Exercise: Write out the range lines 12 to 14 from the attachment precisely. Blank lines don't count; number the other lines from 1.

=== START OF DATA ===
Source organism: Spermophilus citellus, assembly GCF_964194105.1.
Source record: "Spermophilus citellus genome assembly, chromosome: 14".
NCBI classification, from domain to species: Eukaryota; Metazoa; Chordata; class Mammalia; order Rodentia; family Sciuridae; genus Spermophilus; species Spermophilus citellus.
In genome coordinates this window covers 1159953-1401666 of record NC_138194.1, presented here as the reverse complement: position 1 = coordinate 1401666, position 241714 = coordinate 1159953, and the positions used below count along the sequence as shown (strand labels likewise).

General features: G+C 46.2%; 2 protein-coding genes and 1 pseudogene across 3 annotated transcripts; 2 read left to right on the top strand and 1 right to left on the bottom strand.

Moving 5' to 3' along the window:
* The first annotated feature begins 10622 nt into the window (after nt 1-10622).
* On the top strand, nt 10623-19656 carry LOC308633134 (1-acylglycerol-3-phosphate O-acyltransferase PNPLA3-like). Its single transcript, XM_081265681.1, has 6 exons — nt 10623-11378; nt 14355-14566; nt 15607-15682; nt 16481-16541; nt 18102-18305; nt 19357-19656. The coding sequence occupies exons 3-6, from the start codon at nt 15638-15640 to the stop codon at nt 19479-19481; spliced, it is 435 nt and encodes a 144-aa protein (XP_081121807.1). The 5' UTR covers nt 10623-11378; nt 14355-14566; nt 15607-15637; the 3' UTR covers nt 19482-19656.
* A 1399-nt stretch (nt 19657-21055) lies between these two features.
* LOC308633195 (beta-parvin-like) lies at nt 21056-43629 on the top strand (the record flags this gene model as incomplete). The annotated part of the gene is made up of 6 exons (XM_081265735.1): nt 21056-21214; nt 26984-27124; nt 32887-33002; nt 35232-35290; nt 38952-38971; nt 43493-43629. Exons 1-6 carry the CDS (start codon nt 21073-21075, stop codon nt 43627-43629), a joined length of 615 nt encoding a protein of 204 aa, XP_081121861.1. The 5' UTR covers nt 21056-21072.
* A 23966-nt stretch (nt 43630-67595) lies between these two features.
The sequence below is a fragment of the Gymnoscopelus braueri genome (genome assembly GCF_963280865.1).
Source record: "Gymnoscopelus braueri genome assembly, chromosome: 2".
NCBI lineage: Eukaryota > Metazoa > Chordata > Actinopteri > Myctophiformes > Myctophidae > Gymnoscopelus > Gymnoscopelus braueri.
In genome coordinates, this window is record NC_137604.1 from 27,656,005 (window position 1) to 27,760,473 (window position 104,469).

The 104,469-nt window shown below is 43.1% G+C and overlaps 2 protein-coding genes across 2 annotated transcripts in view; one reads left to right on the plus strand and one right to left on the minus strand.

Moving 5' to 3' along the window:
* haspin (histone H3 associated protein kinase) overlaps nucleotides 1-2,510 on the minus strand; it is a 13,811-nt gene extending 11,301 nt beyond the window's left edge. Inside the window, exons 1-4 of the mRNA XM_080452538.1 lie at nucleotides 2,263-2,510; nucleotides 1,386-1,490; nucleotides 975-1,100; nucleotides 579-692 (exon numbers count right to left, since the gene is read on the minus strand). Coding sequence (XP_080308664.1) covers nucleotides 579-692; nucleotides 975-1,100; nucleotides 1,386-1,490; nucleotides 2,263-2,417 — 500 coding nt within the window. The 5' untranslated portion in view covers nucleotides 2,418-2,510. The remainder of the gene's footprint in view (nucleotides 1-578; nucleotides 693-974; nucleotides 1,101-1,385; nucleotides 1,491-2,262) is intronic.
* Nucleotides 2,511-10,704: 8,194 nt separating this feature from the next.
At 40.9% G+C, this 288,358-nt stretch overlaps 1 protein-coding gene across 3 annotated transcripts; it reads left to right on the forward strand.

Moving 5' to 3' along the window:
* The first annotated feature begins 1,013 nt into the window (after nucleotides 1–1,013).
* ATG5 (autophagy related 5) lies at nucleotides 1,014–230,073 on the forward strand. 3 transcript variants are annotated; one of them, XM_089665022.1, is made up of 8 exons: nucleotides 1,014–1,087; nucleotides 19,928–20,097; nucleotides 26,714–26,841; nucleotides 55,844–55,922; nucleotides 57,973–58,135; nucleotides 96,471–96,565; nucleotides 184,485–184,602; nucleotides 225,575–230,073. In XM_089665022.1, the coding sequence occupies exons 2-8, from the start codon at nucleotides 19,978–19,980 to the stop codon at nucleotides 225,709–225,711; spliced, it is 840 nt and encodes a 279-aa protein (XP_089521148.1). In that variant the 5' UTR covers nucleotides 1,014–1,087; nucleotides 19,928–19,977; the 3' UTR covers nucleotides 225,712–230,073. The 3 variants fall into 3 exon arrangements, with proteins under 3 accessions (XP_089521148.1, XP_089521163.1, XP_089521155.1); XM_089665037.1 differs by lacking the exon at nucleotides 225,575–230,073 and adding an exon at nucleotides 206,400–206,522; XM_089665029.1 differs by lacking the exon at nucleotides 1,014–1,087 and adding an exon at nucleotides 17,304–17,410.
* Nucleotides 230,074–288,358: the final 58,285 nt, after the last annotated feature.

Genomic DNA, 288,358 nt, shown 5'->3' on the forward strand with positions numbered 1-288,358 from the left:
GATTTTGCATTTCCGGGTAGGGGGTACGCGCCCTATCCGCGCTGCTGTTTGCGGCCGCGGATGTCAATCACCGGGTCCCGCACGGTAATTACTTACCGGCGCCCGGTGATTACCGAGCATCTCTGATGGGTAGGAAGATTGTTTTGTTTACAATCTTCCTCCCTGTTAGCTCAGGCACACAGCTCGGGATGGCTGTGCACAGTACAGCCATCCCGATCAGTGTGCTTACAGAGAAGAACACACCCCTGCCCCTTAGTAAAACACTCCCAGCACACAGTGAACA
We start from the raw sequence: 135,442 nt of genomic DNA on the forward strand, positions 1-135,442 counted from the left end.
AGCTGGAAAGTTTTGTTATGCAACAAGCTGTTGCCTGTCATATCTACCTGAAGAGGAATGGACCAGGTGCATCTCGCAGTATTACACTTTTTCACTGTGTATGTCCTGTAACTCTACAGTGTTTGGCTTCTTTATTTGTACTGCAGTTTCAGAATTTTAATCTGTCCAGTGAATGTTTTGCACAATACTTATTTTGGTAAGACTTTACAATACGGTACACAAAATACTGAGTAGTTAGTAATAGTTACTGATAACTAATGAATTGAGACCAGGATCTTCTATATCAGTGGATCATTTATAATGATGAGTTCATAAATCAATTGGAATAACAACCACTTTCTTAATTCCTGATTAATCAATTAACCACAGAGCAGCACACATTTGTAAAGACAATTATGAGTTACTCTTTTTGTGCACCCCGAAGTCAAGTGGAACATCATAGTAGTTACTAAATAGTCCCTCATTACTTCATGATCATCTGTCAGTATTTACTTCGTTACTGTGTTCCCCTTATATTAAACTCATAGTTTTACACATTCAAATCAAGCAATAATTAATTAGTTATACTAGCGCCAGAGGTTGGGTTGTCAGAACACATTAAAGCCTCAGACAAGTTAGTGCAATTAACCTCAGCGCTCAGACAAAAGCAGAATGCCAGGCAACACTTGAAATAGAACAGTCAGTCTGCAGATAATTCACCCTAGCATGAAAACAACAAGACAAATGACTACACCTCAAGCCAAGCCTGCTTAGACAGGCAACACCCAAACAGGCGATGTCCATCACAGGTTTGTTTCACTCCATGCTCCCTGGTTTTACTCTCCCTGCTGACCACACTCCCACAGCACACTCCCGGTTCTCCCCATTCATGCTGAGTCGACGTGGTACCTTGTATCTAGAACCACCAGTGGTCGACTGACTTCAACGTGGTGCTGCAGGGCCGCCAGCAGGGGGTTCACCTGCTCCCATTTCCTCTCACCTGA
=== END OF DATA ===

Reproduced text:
The sequence below is a fragment of the Gymnoscopelus braueri genome (genome assembly GCF_963280865.1).
Source record: "Gymnoscopelus braueri genome assembly, chromosome: 2".
NCBI lineage: Eukaryota > Metazoa > Chordata > Actinopteri > Myctophiformes > Myctophidae > Gymnoscopelus > Gymnoscopelus braueri.